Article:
I will be speaking to a Soroptimist International of Hobart meeting at the Grand Chancellor Hotel on the evening of Tuesday 7 August 2012 on the issue of women in leadership. I was a member of Soroptimists when I lived in Perth and the group, which consists of professional and businesswomen, does incredible work for both women and young girls around the globe. Soroptimist International is committed to a world where women and girls together achieve their individual and collective potential, realise aspirations and have an equal voice in creating strong, peaceful communities worldwide. The organisation's very worthy values are:
The US Justice Department and the FBI have launched a review of thousands of criminal cases to determine whether any defendants were wrongly convicted or deserve a new trial because of flawed forensic evidence. See http://netk.net.au/Forensic/Forensic101.asp. The review comes after The Washington Post reported in April that Justice Department officials had known for years that flawed forensic work might have led to the convictions of potentially innocent people but had not performed a review of the cases. It appears that hair and fibre examinations are the cause for concern. The Washington Post also reported in April that hair and fibre analysis was subjective and lacked grounding in solid research and that the FBI lab lacked protocols to ensure that agent testimony was scientifically accurate.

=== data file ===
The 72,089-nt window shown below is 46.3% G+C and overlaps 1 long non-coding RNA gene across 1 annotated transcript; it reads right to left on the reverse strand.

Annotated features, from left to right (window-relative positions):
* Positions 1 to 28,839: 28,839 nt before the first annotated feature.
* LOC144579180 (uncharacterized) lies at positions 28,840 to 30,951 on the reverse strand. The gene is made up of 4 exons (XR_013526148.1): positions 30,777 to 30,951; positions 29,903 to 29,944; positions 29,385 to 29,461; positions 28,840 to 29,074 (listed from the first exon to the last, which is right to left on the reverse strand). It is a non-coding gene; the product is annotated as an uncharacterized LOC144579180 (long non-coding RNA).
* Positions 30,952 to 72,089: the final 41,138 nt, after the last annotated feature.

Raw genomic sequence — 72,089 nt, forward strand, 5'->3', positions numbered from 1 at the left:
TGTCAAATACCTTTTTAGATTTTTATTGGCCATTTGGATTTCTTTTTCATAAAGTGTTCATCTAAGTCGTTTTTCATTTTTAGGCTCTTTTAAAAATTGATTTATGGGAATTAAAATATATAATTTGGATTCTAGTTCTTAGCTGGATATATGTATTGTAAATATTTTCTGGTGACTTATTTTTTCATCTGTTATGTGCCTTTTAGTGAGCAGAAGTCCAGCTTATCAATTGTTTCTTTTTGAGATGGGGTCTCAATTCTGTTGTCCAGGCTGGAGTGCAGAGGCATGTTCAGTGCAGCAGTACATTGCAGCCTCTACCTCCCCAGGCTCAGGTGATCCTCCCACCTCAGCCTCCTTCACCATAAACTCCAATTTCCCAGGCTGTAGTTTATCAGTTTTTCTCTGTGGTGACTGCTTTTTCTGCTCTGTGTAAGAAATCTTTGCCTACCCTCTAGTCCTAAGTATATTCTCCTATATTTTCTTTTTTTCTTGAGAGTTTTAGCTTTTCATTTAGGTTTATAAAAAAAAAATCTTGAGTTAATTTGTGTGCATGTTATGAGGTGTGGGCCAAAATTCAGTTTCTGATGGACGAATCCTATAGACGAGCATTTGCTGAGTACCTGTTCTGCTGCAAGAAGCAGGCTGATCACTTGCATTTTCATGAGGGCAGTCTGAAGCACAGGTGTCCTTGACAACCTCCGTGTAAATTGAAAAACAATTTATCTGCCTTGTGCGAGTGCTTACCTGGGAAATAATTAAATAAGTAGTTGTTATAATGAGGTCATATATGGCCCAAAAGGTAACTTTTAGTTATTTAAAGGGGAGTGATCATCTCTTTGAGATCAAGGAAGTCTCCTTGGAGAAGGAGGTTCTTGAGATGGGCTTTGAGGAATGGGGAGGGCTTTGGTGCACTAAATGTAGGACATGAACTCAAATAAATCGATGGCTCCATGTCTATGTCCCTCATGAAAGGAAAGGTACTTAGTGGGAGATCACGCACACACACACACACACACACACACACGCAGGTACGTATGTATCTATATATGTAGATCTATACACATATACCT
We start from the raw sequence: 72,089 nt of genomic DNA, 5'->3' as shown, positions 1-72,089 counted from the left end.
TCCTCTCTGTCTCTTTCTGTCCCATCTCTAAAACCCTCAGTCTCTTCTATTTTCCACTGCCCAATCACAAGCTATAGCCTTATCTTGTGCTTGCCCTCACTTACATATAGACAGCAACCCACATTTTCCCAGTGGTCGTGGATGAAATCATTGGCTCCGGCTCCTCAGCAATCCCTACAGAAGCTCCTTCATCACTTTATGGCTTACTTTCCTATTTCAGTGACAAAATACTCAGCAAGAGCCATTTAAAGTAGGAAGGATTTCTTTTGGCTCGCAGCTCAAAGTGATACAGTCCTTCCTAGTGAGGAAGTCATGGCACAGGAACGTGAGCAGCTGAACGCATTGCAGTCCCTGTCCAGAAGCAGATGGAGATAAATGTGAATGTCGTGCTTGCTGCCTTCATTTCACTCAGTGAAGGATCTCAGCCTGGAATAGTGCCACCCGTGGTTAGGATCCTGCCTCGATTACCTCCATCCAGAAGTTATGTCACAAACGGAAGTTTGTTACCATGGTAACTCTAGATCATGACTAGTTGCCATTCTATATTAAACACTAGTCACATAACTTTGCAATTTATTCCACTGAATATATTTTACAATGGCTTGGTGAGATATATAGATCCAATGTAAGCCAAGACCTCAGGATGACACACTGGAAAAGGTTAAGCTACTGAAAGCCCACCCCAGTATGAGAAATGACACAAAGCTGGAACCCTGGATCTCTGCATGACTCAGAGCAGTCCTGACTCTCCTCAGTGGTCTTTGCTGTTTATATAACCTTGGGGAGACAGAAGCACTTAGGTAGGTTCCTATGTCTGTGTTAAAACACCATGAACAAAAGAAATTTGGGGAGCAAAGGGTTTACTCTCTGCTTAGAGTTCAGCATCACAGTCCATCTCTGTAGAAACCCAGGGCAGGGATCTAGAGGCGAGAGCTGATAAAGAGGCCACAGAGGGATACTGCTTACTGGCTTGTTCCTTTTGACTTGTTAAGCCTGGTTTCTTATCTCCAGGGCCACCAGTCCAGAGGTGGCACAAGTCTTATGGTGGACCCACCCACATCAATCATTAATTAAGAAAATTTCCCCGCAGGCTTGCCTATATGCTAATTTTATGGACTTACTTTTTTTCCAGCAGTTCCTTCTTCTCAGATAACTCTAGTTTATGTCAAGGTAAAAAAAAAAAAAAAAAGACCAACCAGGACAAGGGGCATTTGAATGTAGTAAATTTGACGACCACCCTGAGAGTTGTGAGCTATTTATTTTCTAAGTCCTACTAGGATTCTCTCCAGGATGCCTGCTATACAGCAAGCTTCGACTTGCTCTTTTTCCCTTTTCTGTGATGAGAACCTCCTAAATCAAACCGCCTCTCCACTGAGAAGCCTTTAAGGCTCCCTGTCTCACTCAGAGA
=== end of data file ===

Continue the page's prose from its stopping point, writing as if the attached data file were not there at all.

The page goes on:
Just finished reading The Child Who Never Was: Looking for Tegan Lane by Allison Langdon (Park Street Press 2007). It is the intriguing story of Keli Lane and the investigation and Coronial Inquest into the mystery disappearance and possible death or murder of Tegan Lee Lane, the daughter born to Keli Lane on 12 September 1996 at Sydney's Auburn Hospital. The birth was a tightly kept secret - even Keli's family and then boyfriend had been unaware that she was pregnant. The story covers Keli's life growing up near Manly, on Sydney's Northern Beaches, the daughter of a respected police officer previously stationed at Manly. I too grew up near Manly and my father was also a police officer stationed at Manly. I also played water polo for a short time for Sydney University - a very rough and fast game!. But I am somewhat older than Keli. At least I could understand the general environment in which she moved and lived, however my experiences were all positive and I didn't find the context in which I grew up at all problematic. I am now hoping to read the other, more recent, true crime story on Keli written by Rachael Chin entitled Nice Girl (Simon & Schuster 2011). There are some interesting aspects to the case and it is mind boggling to think that Keli was able to keep not only Tegan, but two other newborn children, a secret from her family and friends. It seems that she confided in no-one. We can only hope that somewhere out there that there is a 15 year old girl who one day may start asking questions about her real parents. I understand that Keli, who is currently in prison for the murder of Tegan, is appealing her conviction. This is certainly an interesting and highly circumstantial case, given that there is no body, no weapon, no cause of death, no time of death, no admissions or confessions or no forensic evidence linking Keli to foul play. But Keli certainly wove a complex and effective web of lies to conceal whatever did happen to Tegan. And who is, and where is, the father????